Rush Limbaugh Blames Women for Advertiser Boycott Success

This is at Salon this week:

Limbaugh, in case you’d forgotten, called Fluke a “slut” and a “prostitute” after the Georgetown University student spoke out in support of insurance mandates for contraceptives. He later apologized – profusely so – but the damage was done. People were fed up, and they took to the Internet and social media to send a message to Limbaugh’s advertisers that they won’t support any business that supports Limbaugh’s brand of radio rabble-rousing. Jittery over the response, advertisers began to bolt. Some never came back, including Geico, Sears, John Deere, Netflix, Capitol One and hundreds of others.

It has been 14 months since the controversy first began, and the boycott continues. Under the hashtag #StopRush, Twitter users signal out Rush-friendly businesses — Dairy Queen, the Home Depot, Golfsmith — telling them enough is enough, […]

And what is the result? The boycott is working. And Limbaugh is now blaming a very particular group of women for his advertising blues. Here’s Salon again:

One of the basic tenets of the free-market system is that the market participants choose what gets produced and from the looks of things, they’re not choosing Limbaugh. Not that Limbaugh himself sees it that way. On his radio show, he’s made it clear that he believes “media buyers at advertising agencies are young women fresh out of college, liberal feminists who hate conservatism.”

Oh, so that explains it. It’s a female-driven conspiracy. A castrating Sisterhood of media buyers is targeting him and other conservatives. They have burrowed into the American corporate structure, and he has become a victim of their nefarious shenanigans. Glub, glub, glub.

About Santi Tafarella

I teach writing and literature at Antelope Valley College in California.
This entry was posted in Uncategorized and tagged , , , , , , , . Bookmark the permalink.

14 Responses to Rush Limbaugh Blames Women for Advertiser Boycott Success

  1. Welcome to the free market Rush. First it makes you a lot of money, so you can feed up your rear end to an enormous size. Then it bites you on that same rear end. Heh heh.

  2. Staffan says:

    It’s sad and ironic that in America, the land with the strongest protection for free speech in the world, people who claim to care for this right are so eager to bypass it in a way that goes against it’s intent. Free speech is there for people to exercise. For you, me, Limbaugh – everyone. The idea to shut people up because you don’t like what they are saying is so against the spirit of free speech. Once it becomes accepted, legislation limiting free speech is the next logical step. It’s just a cheaper and more efficient way of doing the same thing.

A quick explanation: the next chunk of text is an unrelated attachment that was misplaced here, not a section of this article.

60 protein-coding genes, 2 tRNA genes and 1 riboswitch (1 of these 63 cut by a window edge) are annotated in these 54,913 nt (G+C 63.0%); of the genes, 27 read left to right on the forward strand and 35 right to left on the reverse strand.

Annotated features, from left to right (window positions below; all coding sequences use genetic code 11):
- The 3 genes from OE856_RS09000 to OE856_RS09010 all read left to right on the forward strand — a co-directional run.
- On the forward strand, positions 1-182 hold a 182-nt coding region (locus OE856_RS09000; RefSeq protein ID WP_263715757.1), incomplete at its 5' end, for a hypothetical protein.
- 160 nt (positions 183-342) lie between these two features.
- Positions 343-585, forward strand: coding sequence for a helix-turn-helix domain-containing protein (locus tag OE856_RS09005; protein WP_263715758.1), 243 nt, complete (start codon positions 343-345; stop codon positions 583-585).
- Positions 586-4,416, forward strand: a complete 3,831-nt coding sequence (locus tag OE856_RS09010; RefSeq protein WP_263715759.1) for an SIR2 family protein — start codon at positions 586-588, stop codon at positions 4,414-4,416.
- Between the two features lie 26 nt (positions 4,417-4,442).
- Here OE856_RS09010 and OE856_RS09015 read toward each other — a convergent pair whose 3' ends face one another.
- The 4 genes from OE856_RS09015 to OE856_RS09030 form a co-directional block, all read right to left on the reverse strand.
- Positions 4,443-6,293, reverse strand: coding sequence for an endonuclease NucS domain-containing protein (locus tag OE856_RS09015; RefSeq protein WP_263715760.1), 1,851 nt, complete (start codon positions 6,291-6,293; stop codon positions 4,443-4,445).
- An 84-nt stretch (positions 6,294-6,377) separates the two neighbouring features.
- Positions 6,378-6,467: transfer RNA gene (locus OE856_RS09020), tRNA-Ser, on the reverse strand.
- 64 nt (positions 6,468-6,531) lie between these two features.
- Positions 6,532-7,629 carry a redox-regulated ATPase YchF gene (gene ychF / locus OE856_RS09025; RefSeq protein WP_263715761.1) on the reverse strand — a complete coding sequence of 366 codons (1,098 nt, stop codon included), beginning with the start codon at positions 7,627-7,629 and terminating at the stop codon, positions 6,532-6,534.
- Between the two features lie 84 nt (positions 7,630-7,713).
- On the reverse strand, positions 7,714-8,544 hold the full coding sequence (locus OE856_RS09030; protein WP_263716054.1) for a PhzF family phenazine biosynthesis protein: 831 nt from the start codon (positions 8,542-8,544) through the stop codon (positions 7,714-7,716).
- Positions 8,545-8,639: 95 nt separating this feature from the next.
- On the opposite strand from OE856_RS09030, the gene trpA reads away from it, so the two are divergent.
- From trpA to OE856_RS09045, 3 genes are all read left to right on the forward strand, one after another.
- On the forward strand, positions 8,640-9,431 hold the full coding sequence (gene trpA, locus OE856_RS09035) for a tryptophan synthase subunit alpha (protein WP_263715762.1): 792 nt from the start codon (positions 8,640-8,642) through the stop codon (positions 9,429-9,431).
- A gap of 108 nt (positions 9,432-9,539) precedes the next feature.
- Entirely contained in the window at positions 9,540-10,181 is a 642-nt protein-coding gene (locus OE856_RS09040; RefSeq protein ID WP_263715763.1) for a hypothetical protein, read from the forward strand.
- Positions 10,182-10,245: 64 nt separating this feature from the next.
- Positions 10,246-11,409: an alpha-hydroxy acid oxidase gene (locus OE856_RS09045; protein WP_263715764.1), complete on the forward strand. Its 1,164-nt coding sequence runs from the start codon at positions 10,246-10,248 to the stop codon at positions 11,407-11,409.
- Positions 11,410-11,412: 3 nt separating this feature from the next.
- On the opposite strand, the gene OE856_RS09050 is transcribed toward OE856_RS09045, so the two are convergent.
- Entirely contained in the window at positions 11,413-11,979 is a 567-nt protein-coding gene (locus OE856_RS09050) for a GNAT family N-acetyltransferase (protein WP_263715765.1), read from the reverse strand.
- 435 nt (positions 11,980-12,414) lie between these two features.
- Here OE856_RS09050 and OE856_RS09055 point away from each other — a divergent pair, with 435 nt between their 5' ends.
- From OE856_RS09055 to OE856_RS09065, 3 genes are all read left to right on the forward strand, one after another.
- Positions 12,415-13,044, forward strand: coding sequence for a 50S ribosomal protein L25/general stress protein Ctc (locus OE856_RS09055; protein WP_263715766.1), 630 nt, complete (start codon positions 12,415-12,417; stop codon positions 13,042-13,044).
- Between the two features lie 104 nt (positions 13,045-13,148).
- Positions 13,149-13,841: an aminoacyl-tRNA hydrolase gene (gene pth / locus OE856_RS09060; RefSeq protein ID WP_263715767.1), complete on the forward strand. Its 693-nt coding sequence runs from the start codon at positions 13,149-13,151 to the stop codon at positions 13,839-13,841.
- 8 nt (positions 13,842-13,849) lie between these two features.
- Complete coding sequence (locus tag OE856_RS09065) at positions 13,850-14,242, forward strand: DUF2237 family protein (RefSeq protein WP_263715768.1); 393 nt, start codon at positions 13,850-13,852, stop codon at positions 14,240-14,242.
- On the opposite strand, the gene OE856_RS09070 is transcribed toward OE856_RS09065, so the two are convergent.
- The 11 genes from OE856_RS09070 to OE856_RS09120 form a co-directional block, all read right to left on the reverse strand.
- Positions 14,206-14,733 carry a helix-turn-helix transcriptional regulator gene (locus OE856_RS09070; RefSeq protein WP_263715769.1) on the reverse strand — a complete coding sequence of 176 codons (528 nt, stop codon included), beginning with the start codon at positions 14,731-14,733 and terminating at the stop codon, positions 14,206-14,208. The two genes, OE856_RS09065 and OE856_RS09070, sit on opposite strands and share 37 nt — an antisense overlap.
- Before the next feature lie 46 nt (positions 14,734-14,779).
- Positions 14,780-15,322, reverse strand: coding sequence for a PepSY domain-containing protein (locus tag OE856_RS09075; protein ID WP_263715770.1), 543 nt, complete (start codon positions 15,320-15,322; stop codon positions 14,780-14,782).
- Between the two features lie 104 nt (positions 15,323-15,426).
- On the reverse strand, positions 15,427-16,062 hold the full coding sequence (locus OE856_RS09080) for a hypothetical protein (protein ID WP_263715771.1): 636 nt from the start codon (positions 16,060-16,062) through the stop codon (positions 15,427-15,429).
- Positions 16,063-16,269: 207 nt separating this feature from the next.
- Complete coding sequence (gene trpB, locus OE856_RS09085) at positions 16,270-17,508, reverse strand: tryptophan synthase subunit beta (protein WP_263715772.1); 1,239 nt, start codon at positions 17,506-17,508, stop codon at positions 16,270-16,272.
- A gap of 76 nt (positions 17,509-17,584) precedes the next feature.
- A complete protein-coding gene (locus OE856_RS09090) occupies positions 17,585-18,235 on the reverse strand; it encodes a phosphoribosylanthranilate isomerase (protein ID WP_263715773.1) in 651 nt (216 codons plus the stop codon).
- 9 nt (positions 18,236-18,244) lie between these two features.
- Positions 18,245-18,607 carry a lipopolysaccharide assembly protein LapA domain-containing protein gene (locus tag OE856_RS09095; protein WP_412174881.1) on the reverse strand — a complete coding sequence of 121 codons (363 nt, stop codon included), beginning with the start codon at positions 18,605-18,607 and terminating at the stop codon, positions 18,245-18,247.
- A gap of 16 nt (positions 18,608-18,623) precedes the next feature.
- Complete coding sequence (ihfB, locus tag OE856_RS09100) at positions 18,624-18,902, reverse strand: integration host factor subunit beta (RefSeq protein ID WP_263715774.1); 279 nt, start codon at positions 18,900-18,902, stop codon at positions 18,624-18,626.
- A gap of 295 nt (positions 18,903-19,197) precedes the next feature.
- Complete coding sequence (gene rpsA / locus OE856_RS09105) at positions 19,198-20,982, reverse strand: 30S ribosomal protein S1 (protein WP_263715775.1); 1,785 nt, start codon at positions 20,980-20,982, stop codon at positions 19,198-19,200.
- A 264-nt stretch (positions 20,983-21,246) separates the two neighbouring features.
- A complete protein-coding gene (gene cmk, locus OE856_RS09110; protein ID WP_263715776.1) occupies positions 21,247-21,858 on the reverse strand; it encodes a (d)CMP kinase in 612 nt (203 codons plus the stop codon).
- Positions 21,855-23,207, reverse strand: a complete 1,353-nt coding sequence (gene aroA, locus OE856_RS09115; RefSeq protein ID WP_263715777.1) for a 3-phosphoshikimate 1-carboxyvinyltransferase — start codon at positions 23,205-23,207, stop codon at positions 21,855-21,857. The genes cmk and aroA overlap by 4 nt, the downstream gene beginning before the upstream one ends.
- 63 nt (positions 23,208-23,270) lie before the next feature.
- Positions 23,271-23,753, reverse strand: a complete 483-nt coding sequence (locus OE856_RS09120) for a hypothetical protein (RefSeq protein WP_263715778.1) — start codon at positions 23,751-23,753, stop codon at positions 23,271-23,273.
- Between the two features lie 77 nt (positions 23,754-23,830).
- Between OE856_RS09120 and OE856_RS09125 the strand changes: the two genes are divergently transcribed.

• Alan says:

      This has nothing to do with free speech, it’s free market – Rush is being paid by advertisers to be crude and offensive. The movement is to pull free market support for those paying him to be offensive. Rushes’ speech is far from free – it is well paid.

      • Staffan says:

        The free market is merely the instrument, the objective is to shut him up, and that intention goes against the idea of free speech.

        And how does the fact that he is paid relate to his speech not being free? Is that a joke or are you trying to say something? It’s not funny enough to be a joke and not clear enough to be a thought.

      • Alan says:

        This is not a challenge to Rush, nor his right to speak. It is a challenge to broadcasters and advertisers. This is no different that celebrity endorsements – if the celebrity misbehaves, they are likely to lose their contract. The boycott is to encourage businesses to terminate their contracts with this misbehaving celebrity.

      • Santi Tafarella says:

        Staffan,

        America has 300 million people. Not everyone can have a radio show. I’d like to have a radio show, for example. Why should Limbaugh have so disproportionate a voice within American public discourse? And why should he laugh all the way to the bank on my dime via the corporations I buy things from? I can’t have a radio station to offset his voice, but I can spend my money where it is not being funneled to his voice. That’s not denying free speech, that’s counter expression (a form of free speech itself). If I were forced to pay for Limbaugh’s microphone, that would be a denial of my exercise of influence over public discourse–my ability to direct my dollars to corporations that might then support messages I favor.